A Spiritual Ripple by Steve Hyatt

When I was a young boy I could sit for hours on the shores of Morgan's Pond in my hometown of Waterford, Connecticut. Every once in awhile I'd pick up a pebble and toss it into the pond and watch as the ripples cascaded across the surface.

It has been many years since I threw those pebbles into Morgan's Pond. But recently an event occurred that reminded me of the pond and the ripples that caused such fascination.

One Tuesday I arrived at work to find an official looking letter on my desk; a Federal agency had decided to audit one of my Human Resources programs. Despite the fact that I run a tight ship I was horrified that the "Feds" were coming into my shop. Although I had never dealt with this branch of government before, I immediately felt guilty. I had absolutely no reason to feel that way, but these were the "Feds"!

Unfortunately for me, the visit would not be for another 30 days; that's a very long time when you are dealing with the unknown. As the days passed I became more and more despondent. The people I worked with, the people I lived with, and the people I davened (prayed) with, all began to notice my unexplained plunge into despair.

I became depressed. I had never, ever been to such a dark place. About a week before the "visit" my Chabad rabbi Mendel Cunin sat me down and demanded to know what was wrong. I was so distraught that I could hardly get the words out to explain the situation. And in truth, I must have sounded like a raving lunatic because unless you were in my shoes, my concerns just didn't make sense. Rabbi Cunin gave me many words of encouragement but I didn't want to hear them.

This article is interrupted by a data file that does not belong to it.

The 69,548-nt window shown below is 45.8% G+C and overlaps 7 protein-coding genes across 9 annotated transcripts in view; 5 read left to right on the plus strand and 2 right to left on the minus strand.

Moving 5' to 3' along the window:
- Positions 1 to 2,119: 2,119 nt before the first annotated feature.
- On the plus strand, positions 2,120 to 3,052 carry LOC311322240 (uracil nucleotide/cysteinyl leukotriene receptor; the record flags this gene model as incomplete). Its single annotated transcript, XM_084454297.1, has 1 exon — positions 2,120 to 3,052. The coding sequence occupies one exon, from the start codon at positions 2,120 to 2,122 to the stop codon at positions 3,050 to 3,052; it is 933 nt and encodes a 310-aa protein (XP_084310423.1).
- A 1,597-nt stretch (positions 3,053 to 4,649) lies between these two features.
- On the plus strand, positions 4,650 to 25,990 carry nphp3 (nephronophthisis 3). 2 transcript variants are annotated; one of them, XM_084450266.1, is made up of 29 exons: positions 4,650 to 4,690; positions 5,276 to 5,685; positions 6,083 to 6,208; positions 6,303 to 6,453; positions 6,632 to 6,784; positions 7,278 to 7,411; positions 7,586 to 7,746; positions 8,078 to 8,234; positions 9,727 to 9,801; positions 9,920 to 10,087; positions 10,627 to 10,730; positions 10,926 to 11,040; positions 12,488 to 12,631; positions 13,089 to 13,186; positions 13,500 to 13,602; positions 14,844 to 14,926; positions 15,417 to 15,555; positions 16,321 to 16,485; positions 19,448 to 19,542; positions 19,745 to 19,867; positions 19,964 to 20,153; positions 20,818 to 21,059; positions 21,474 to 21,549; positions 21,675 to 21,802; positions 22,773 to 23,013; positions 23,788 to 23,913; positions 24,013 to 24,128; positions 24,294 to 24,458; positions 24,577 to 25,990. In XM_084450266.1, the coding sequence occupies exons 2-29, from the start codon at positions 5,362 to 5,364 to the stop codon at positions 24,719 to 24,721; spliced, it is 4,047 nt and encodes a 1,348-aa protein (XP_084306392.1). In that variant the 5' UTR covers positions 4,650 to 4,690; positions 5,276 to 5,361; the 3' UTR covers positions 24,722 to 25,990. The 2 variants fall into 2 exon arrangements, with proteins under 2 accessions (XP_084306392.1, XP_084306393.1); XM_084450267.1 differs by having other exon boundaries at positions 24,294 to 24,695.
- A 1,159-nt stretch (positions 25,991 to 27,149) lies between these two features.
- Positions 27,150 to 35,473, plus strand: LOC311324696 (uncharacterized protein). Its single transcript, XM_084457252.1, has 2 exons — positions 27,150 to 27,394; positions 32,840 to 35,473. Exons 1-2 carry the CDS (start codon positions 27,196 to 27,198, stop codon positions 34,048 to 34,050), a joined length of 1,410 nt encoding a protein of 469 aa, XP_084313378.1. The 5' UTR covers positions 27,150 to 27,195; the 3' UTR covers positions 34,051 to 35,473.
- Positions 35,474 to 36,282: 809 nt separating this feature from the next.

The Shabbat before the "visit" I was davening in shul hardly listening to the rabbi and barely reading the words in my prayerbook. Negative thoughts about what would happen on Monday and the possible loss of my job bombarded me. I slid into a deeper, darker depression.

When the davening was over, I robotically took my regular seat at the Kiddush. The herring was passed around, the cups were filled and my buddies all engaged in a discussion about the week's Torah portion. After a few minutes of spirited discussion, Rabbi Cunin pulled out a copy of the N'shei Chabad Newsletter and asked me to read out load a story he'd marked. I had no desire whatsoever to participate in this ridiculous exercise. I attempted to pass the magazine to my friend sitting next to me. But the rabbi, in a very authoritative voice, insisted that I read it.

Quietly, I began to read the three page article. It was a story written by gentleman living in Australia who was becoming more observant. He was sharing his personal spiritual journey.

I completed the first page and again tried to pass the magazine to my friend. The rabbi insisted I continue to read. Not wanting to make a scene I continued. I finished the second page and thought to myself, "What am I doing here. These people just don't understand what I'm going through and the rabbi has me reading this rah-rah story. Does he really think this is going to cheer me up?"